Black Panther Party Mistakes According To Huey P. Newton. : ThyBlackMan

Tuesday, August 20, 2019

Black Panther Party Mistakes According To Huey P. Newton.

April 20, 2019 by  
Filed under News, Opinion, Politics, Weekly Columns

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( There are few things that disturb me more than misconceptions regarding the Black Panther Party for Self-Defense. I take the alluded to offenses personally for a host of reasons.

  • The Panthers were a major part of my “radicalization”
  • I believe that Huey P. Newton, with all of his flaws, was an absolute genius
  • I spent the bulk of my graduate career studying the Panthers.
  • The organization co-founded by Huey P. Newton and Bobby Seale were the subject of both my Doctoral Dissertation and initial monograph — Creating Revolution as They Advance.

These are the major reasons that I cringe when I hear contemporary “revolutionaries” espousing ideologies and conclusions of Panther history that fail to illuminate important lessons learned by the Vanguard group of America’s sixties protest scene.

I experience little discomfort in stating that many, certainly not all, of those claiming revolutionary status are little more than bumbling fools fumbling the teachings of Panther luminaries such as Huey P. Newton, Bobby Seale, and Fred Hampton. Oftentimes it appears that the only resemblance of many of these modern day Panthers with the original Panthers is found in their dress. Those that I reference have no understanding of revolutionary politics.

There is no more succinct example of how far from the mark self-proclaimed revolutionaries are positioned than a recent exchange between a pseudo-Panther and myself.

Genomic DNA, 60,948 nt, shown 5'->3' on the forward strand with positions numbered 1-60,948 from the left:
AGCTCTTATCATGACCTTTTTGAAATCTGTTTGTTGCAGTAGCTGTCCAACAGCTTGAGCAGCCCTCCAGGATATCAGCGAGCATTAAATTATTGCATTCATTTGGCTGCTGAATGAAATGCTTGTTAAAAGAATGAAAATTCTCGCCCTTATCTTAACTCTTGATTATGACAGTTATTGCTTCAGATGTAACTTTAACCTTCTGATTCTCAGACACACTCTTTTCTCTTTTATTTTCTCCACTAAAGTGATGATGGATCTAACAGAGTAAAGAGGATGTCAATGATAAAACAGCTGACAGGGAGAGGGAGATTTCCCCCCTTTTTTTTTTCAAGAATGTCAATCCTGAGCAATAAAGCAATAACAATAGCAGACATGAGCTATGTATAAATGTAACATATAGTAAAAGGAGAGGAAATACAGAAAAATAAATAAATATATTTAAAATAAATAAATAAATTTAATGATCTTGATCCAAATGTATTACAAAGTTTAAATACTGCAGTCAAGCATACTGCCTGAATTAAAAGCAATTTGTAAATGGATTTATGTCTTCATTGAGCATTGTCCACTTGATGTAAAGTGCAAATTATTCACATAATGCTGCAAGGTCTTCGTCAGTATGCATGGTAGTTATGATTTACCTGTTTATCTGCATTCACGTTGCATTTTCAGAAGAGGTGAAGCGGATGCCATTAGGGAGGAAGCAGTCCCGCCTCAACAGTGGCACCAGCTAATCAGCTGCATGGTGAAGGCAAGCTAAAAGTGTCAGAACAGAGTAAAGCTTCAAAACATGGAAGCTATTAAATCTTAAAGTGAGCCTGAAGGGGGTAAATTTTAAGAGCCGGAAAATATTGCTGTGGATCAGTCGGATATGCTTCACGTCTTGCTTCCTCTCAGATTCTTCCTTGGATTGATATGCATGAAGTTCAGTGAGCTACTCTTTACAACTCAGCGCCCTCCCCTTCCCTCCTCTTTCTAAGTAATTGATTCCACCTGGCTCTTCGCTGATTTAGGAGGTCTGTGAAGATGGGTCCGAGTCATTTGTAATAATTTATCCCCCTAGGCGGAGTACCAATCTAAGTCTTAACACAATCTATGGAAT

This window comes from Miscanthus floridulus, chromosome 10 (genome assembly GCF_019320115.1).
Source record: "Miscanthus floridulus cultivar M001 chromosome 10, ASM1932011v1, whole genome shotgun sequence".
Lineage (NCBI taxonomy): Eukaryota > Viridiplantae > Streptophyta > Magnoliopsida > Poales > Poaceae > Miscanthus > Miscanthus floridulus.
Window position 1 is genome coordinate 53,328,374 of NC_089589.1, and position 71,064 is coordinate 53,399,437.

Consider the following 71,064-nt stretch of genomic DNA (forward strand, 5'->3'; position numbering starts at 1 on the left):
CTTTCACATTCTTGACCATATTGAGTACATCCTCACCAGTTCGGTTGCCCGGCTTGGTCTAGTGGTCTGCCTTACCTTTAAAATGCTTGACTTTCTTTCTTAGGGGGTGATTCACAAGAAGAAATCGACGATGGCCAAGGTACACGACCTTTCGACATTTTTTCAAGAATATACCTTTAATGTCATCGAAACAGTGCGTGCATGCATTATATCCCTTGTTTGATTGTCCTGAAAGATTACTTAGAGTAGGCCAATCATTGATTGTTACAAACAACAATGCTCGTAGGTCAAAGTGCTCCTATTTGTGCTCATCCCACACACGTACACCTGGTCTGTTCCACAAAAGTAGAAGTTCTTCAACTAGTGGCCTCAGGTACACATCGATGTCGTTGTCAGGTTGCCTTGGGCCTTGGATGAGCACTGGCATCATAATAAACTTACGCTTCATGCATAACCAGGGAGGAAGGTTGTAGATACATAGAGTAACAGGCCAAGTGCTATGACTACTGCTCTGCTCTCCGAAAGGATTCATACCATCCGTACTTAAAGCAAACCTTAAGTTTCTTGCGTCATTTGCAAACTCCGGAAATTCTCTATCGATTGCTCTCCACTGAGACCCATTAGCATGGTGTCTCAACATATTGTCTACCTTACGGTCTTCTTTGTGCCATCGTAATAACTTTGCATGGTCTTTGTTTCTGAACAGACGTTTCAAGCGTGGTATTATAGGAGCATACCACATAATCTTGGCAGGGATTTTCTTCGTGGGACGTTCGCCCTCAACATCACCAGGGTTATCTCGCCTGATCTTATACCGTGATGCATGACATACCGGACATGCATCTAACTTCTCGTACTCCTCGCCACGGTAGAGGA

The alluded to verbal exchange revolved around my decision to attend church service. According to my opponent, church attendance was a waste of time and anyone who did so was little more than a fool. Although tempted to allow this “brother” to maintain his dubious position, something inside of me was unwilling to allow him to move forward with a cloud of ignorance hanging over his black beret and leather jacket.

I decided to issue a counter-attack with a rudimentary question that anyone moving in the name of The Black Panther Party should know. The question was,

My brother, what did Huey P. Newton cite as the organizations biggest mistake of all?

This brother, decked out in the traditional outfit of the Oakland Panthers, stammered a non-sensical answer regarding not using their guns more. Immediately after such incoherence he angrily posited,

You tell me, since you know so much!!!!!!

My response was a short quip of

The biggest mistake that the Black Panther Party made, according to Huey P. Newton, was alienating and thereby distancing itself from the Black Church.

As I expected, the pseudo-Panther standing in front of me had no response other than insults and expletives that further exposed his inadequacies.

It has always amazed me when people profess to be working for “the liberation and salvation of the Black nation” that they foolishly forget to study the liberation process that a long list of Black leaders expounded on in their writings and activism.